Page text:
"St. Leger's attempt upon Fort Stanwix (now named by the Americans Fort Schuyler), was soon after its commencement favored by a success so signal as would, in other cases and a more fortunate season, have been decisive, as to the fate of a stronger and more important fortress. General Herkimer, a leading man of that country, was marching at the head of eight or nine hundred of the Tryon county militia, with a convey of provisions, to the relief of the fort. St. Leger, well aware of the danger of being attacked in his trenches, and of withstanding the whole weight of the garrison in some particular and probably weak point at the same instant, judiciously detached Sir John Johnson with some regulars, the whole or part of his own regiment and the savages, to lie in ambush in the wood and interrupt the enemy upon their march.

"It should seem by the conduct of the militia and their leader that they were not only totally ignorant of all military duties, but that they had even never heart by report of the nature of an Indian war, or of that peculiar service in the woods, to which from its nature and situation this country was at all times liable. Without examination of their ground, without a reconnoitering or flanking party, they plunged blindly into the trap that was laid fro their destruction. Being thrown into a sudden and inevitable disorder, by a near and heavy fire on almost all sides, it was completed by the Indians, who, instantly pursuing their fire, rushed in upon their broken ranks and made the most dreadful slaughter amongst them with their spears and hatchets. Notwithstanding their want of conduct the militia showed no want of courage in their deplorable situation. In the midst of such extreme danger, and so bloody an execution, rendered still more terrible by the horrid appearance and demeanor of the principal actors, they recollected themselves so far as to recover an advantageous ground, which enabled them after to maintain a sort of running fight, by which about one third of their number was preserved.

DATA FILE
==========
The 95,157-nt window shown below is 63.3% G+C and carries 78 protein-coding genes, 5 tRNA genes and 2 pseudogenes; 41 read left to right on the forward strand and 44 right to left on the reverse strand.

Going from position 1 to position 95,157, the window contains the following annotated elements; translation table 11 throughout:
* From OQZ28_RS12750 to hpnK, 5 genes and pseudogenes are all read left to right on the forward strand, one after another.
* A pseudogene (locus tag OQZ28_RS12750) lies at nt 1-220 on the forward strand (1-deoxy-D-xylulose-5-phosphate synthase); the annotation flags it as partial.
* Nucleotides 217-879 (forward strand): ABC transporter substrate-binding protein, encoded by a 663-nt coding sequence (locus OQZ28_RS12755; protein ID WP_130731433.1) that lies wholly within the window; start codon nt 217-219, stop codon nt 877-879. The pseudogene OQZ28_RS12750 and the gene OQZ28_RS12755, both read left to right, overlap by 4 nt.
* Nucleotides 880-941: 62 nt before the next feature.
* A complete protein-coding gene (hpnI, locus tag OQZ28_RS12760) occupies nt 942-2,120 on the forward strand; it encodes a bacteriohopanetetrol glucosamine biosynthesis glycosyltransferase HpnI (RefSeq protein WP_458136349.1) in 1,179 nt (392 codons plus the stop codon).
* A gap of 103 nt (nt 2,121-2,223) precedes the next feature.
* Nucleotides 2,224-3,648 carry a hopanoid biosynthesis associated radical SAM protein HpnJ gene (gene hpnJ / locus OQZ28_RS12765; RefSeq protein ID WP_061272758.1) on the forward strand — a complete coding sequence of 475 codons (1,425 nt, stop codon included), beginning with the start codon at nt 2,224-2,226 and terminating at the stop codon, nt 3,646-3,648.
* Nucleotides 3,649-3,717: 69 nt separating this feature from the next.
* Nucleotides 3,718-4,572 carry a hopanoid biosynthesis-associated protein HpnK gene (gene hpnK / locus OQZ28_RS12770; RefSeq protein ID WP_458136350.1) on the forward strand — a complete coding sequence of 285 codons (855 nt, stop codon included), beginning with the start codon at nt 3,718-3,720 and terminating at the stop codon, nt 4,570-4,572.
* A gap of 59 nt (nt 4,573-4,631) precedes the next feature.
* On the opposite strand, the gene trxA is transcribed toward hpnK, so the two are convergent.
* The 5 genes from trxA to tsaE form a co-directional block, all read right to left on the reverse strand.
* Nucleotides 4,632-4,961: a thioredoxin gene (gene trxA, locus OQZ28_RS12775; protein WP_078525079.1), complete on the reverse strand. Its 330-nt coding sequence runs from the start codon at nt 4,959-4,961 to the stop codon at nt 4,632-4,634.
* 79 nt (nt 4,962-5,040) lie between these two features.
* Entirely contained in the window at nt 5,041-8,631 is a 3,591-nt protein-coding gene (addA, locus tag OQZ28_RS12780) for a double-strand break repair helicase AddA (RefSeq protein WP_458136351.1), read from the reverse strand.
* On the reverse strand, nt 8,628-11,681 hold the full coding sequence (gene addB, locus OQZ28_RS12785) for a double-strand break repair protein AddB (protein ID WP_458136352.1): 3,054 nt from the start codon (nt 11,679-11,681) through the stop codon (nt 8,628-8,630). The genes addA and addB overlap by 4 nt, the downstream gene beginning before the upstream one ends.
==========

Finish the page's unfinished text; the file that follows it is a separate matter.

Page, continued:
"The loss was supposed to be on their side about four hundred killed, and half that number prisoners. It was thought of the greater consequence, as almost all those who were considered as the principal leaders and instigators of rebellion in that country were now destroyed. The triumph and exultation were accordingly great, and all opposition from the militia in that country was supposed to be at an end. The circumstances of old neighborhood and personal knowledge between many of the parties, in the present rage and animosity of faction, could by no means be favorable in the extension of mercy; even supposing that it might have been otherwise practiced with prudence and safety, at a time when the power of the Indians was rather prevalent, and that their rage was implacable. For according to their computation and ideas of loss the savages had purchased this victory exceeding dearly, thirty-three of their number having been slain and twenty-nine wounded, among whom were several of their principal leaders and of their most distinguished and favorite warriors. The loss accordingly rendered them so discontented, intractable and ferocious that the service was greatly affected by their ill disposition. The unhappy prisoners were, however, its first objects, most of whom they inhumanly butchered in cold blood. The New Yorkers, rangers and other troops were not without loss in this action.